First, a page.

Financing a commercial property is difficult.

This is not to be underestimated. It is not all that difficult to get financing for purchasing residential rental properties, as there are a large number of lenders available who will offer loan for a period of 15 to 30 years. Usually, the residential real estate isn’t that expensive anyway and is something that can even be paid off using rent money. In the case of commercial properties, the loan amount will be amortized for less than 30 years and will mostly follow a balloon payment mode. This means that the entire balance of the loan will be due after a certain amount of time — let’s say after five or 10 years. The investor is supposed to pay off the loan when the balloon payment is due. This is not always convenient for the investor. Many investors look forward to getting refinanced when the balloon payment comes due, but if the market changes, refinancing the loan is difficult.
Add to that the fact that commercial property is usually more expensive to purchase, and things get even more difficult. It’s true that larger properties can yield a more steady income, but to get that kind of money from a bank, you’ll need experience to go with it.

Finding tenants takes longer with commercial properties.

Though commercial properties can enjoy long-term leases of three or even 10 years, once vacant, it usually takes much longer to find suitable tenants for these properties. Since these properties are rented out for business purposes, finding a suitable match between the location of the property, the type of the property and the business requirements of relevant companies usually takes a longer time. That has a pretty big effect on the cash flow. The owner is also expected to cover all the costs during this period. This can be a huge burden on the owner, as taxes can be a lot higher compared to residential real estate.

Trends you can use to identify CRE prospects:

Dramatic shifts in occupancy levels.
When a property has a meaningful shift in its occupancy for the better or for the worse, it frequently leads to a sale. When buildings fill up, many owners try to monetize their good fortune and sell the building at its new, higher value. On the other hand, buildings that empty out force owner that cannot afford the diminished cash flow to put them up for sale.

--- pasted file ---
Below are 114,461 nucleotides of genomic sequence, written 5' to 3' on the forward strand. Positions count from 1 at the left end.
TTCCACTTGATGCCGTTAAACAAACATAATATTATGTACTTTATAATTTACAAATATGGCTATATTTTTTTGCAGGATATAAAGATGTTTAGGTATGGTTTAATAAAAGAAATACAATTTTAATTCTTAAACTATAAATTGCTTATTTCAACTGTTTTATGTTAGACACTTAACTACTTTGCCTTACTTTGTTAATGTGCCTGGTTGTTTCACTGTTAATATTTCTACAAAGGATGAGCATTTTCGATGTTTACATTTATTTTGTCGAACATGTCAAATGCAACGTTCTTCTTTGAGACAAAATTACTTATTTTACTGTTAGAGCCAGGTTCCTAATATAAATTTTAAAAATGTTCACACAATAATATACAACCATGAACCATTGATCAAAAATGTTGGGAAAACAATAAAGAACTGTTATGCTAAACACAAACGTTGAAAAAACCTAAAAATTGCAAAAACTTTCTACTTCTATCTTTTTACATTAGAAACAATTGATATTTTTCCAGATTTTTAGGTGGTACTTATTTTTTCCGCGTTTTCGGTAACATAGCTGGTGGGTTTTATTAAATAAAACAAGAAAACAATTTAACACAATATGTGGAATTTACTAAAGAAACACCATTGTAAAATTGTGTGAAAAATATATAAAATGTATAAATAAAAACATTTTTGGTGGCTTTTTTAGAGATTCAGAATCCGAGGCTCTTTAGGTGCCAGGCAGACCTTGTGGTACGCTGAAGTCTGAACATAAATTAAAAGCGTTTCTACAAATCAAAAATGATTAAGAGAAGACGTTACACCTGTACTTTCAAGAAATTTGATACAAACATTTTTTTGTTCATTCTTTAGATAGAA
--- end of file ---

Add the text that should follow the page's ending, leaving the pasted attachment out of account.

New planned construction.
New competing buildings coming to a market generate a healthy reason for owners to sell before their tenants move out. To fully capitalize on this information, you will need to be well ahead of the actual commencement of construction. After all, buyers may be wary of taking on existing buildings once new construction is underway.
Recent sales in the area.
When a building in a given area sells, there are two reasons that other owners may be more willing to put properties on the market. If the existing sale is at a particularly good price, it may motivate them to take advantage of a hot market. The other motivation comes from the fact that there may be buyers that are interested in the area but did not win the opportunity to buy the other building. When offers circulate, sellers tend to listen.

Our goal at Angmar Realty is provide you with in-depth knowledge on how commercial properties are bought, sold, and leased in your markets and vice versa. Partnering with Angmar Realty sets you apart and allows you the flexibility to position yourself as a full service agent or agency that will exceed expectation when it comes to managing your residential and commercial listings.

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Effective CRE Marketing Avenues

As the CRE market continues to grow in 2016 and demand for commercial real estate strengthens, here are some tips to help you stay ahead of the curve.
Marketing Package
The key to building a great marketing package is tell each listing’s story and engage qualified buyers to find out more. This means you should think about what sets your property apart and highlight the features that make it distinctive. The quality of the print collateral you send to your clients, says a lot about you as a company. If it’s been some time since you last updated this or you still don’t have professional graphic design for your marketing materials, consider investing in new collateral.
Property Website